Movies Galore

Bonnie and Clyde takes top billing at Dallas International Film Festival

Bonnie and Clyde takes top billing at Dallas film festival

Faye Dunaway and Warren Beatty in Arthur Penn's Bonnie and Clyde
Bonnie and Clyde will be the opening night film for the 2017 Dallas International Film Festival. Photo courtesy of the Alamo Drafthouse
Sam Elliott at Sundance Film Festival 2017
Sam Elliott, seen here at the 2017 Sundance Film Festival, stars in one of DIFF's Centerpiece films, The Hero. Photo by Jane Howze
Bomb City movie
Bomb City will be one of four world premieres at the 2017 Dallas International Film Festival. Photo courtesy of Dallas International Film Festival
Charlie Hunnam and Tom Holland in The Lost City of Z
The Lost City of Z will screen twice at the Dallas International Film Festival, two weeks before it opens wide on April 21. Photo by Aidan Monaghan / Amazon Studios & Bleecker Street
Pete's Dragon
Pete's Dragon, directed by David Lowerywill be screened outdoors at Main Street Garden as part of the 2017 Dallas International Film Festival. Photo courtesy of Walt Disney Studios
Faye Dunaway and Warren Beatty in Arthur Penn's Bonnie and Clyde
Sam Elliott at Sundance Film Festival 2017
Bomb City movie
Charlie Hunnam and Tom Holland in The Lost City of Z
Pete's Dragon

The full schedule of films for the 2017 Dallas International Film Festival has been released, and it's one that will devote time to honoring film's past as much as its present and future.

Taking place March 30 through April 9 at various locations around Dallas, the 11th edition of the festival will be headlined by a special 50th anniversary screening of Bonnie and Clyde on opening weekend, as well as Centerpiece screenings of Brett Haley’s The Hero and Mark Palansky’s Rememory, both of which premiered at the Sundance Film Festival earlier this year. In all, the festival will feature 122 films from 31 countries, including 75 features and 47 shorts.

The screening of Bonnie and Clyde is part of a festival-long salute to the films of 1967. Other films from that year that will be screened include Guess Who's Coming to Dinner, which will include an appearance by star Katharine Houghton; CamelotHow to Succeed in Business Without Really Trying; Cool Hand Luke; David Holzman's Diary;​ and The Jungle Book.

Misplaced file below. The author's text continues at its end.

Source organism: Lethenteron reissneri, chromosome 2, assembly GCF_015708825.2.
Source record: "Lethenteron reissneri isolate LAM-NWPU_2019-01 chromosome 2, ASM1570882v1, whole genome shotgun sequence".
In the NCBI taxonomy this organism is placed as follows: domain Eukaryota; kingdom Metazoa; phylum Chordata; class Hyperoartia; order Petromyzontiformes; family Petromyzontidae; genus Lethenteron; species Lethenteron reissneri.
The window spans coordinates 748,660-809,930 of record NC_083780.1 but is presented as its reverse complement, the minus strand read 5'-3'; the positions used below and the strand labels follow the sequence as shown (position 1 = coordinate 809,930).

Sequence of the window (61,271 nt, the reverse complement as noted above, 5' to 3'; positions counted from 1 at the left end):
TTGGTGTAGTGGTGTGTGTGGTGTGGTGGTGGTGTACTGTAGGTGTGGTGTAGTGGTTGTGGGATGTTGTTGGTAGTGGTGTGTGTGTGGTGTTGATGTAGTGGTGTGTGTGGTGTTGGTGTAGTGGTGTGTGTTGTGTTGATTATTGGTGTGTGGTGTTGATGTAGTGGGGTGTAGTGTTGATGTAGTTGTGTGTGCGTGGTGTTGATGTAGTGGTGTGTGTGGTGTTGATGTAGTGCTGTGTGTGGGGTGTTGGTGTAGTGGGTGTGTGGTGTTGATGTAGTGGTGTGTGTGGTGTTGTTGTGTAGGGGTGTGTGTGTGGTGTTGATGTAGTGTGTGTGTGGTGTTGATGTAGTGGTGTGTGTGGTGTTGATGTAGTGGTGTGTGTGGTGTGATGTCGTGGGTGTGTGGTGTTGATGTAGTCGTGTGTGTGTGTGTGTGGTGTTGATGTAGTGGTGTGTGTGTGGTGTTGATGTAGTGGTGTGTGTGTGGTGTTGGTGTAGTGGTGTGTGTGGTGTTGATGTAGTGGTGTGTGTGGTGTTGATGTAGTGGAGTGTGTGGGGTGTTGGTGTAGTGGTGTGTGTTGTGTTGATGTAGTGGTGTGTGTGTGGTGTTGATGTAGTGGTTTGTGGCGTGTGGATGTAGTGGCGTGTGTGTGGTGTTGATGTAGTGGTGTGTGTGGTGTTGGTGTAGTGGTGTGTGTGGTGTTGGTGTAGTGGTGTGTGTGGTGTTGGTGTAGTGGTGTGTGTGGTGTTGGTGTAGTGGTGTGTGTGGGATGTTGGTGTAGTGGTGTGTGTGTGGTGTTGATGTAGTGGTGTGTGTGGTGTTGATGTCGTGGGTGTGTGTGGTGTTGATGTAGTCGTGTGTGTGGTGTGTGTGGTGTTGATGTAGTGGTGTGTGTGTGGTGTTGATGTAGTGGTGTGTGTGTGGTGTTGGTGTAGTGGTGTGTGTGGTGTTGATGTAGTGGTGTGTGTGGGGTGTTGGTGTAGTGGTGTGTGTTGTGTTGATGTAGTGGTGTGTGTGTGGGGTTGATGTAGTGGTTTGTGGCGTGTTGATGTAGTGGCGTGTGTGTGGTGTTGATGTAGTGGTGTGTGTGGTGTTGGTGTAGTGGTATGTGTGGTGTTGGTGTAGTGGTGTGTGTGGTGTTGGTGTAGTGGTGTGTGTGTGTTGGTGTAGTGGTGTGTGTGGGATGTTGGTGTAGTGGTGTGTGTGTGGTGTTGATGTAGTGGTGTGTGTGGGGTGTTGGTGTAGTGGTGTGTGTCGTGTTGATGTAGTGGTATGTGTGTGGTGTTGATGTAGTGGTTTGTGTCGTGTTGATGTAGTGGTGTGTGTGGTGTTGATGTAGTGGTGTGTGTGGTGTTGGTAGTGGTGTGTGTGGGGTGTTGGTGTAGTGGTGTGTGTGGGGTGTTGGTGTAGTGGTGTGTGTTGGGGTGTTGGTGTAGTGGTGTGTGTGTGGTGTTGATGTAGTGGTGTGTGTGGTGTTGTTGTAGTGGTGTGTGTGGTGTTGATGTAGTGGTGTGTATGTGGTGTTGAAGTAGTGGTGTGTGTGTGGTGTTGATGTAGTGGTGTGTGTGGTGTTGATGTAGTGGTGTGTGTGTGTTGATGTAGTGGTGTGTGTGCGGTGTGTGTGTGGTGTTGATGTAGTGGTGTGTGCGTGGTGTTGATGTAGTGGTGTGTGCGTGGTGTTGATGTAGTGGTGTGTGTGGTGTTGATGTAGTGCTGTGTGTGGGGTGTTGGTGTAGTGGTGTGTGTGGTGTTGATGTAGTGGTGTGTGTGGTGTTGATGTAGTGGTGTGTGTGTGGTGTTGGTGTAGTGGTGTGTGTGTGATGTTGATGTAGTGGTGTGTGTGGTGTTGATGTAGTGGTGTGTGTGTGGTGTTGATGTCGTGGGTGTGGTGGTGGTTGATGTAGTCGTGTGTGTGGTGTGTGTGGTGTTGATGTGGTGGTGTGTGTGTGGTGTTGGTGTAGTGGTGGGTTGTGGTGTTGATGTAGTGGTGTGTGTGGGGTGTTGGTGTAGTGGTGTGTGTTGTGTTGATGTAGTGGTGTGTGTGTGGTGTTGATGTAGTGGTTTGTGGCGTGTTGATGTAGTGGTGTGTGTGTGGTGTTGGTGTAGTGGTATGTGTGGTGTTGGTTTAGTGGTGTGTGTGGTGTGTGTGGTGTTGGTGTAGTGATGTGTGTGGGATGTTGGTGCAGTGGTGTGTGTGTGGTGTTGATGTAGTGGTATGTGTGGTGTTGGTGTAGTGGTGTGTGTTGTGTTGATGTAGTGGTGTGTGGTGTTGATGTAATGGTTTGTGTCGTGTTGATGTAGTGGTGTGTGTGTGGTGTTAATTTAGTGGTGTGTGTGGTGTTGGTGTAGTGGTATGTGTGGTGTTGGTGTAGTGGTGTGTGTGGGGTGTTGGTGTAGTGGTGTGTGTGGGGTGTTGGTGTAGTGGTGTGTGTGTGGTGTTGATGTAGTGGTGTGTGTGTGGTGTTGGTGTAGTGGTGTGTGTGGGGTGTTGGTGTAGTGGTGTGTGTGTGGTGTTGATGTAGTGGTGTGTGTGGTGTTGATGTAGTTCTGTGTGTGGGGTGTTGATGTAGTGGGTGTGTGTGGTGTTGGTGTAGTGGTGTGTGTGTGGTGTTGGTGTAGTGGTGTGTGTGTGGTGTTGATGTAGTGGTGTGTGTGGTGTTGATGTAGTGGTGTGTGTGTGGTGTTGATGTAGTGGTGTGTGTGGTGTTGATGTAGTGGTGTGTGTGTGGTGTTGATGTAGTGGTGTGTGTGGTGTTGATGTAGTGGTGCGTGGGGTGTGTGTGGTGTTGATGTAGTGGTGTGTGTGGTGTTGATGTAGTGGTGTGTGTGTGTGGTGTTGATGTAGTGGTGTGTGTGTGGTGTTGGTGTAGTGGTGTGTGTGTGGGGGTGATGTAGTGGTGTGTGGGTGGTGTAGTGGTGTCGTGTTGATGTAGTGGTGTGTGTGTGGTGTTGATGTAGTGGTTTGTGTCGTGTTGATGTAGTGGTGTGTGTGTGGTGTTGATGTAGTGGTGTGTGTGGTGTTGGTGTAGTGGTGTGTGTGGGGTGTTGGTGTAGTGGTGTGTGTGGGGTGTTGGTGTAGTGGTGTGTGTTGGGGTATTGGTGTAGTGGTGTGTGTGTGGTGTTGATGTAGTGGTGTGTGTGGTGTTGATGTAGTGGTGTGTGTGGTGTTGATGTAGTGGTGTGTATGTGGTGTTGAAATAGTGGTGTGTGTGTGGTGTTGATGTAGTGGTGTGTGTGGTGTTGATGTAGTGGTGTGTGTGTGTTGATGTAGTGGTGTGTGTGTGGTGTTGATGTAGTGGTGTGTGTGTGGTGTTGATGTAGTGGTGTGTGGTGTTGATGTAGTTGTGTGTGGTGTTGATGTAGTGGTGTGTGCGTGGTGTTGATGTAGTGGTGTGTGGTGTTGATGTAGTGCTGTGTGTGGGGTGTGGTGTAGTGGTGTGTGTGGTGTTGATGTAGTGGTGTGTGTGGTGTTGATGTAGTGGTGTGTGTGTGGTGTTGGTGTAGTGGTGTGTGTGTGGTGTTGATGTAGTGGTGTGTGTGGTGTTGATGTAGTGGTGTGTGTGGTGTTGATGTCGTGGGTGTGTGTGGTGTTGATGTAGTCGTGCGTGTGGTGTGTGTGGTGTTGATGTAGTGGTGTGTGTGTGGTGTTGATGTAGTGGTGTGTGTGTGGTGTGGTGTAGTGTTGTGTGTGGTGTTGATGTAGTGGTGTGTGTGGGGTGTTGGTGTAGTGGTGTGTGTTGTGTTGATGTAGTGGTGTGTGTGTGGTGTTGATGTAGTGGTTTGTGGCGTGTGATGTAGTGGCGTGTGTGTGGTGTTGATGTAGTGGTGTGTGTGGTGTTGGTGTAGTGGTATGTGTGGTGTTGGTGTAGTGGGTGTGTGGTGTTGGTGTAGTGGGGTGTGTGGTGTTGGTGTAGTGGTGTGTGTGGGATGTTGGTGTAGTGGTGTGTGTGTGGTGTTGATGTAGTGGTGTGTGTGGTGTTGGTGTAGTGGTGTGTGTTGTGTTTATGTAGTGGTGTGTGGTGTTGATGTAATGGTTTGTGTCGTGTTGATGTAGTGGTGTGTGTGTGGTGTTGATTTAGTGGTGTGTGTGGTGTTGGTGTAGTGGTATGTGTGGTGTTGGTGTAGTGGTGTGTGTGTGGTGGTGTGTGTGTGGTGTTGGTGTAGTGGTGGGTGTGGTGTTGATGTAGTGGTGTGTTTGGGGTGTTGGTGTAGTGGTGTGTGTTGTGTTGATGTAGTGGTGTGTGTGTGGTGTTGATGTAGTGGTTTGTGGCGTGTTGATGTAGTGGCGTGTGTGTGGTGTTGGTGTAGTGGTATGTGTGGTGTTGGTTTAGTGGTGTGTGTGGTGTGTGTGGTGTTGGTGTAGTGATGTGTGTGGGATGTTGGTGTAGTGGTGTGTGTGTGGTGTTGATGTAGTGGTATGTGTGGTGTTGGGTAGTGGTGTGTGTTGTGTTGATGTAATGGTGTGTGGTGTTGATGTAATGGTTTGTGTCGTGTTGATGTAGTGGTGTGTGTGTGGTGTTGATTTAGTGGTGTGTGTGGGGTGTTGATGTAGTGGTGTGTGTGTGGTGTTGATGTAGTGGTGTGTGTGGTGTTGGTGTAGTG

The Hero stars Sam Elliot as an aging actor who has to wrestle with the conflicting emotions of a cancer diagnosis and a budding relationship with a much younger woman. The film also features Laura Prepon, Krysten Ritter, Nick Offerman, and Katharine Ross. Rememory stars Peter Dinklage as a man using a new technology to mine his memory for a traumatic incident in his past in order to come to terms with it. The cast also includes Martin Donovan, Julia Ormand, and Anton Yelchin in one of his final roles.

Honored this year with the L.M. “Kit” Carson Maverick Award will be writer/director David Gordon Green, who has had several of his films featured at the festival, including Snow in 2004, Joe in 2014, and Manglehorn in 2015. Green will receive the award during the DFS Honors, participate in a special conversation, and screen his 2008 comedy Pineapple Express.

The festival will also have four world premieres, including Craig Elrod’s Mustang Island, about a man’s attempt to woo his girlfriend back after a breakup on New Year’s Eve; Russ Kendall’s documentary Man in the Camo Jacket, about Mike Peters' journey from rock star to advocate for cancer patients around the world; Jameson Brooks’ Bomb City, about a controversial hate crime that takes place in a small, conservative Texas town.; and Micah Barber’s Into the Who Knows!, a family-friendly selection that follows a boy and his best friend, Felix the Fox, as they escape summer camp to embark on a big mystical adventure.

Other notable films include The Lost City of Z, starring Charlie Hunnam, Tom Holland, Sienna Miller, and Robert Pattinson; The Promise, starring Oscar Isaac, Charlotte Le Bon, and Christian Bale; Abacus: Small Enough to Jail, a documentary by Steve James; Whose Streets?, a documentary about how the killing of 18-year-old Mike Brown inspired a social movement; and an outdoor screening of 2016's live action Pete's Dragon.

Venues for festival screenings and other events include Dallas City Performance Hall, Angelika Film Center Dallas, Magnolia Theatre, Main Street Garden, The Highland, SMU Meadows Museum, and Texas Theatre.

Full festival passes are now on sale. Dallas Film Society members can exclusively purchase individual screening tickets, which cost $12 apiece, online at diff2017.dallasfilm.org through Wednesday, March 15. Online ticket sales open to the public on Thursday, March 16. A physical box office, located at 3636 McKinney Ave. Suite 130, in West Village, will open on Monday, March 20.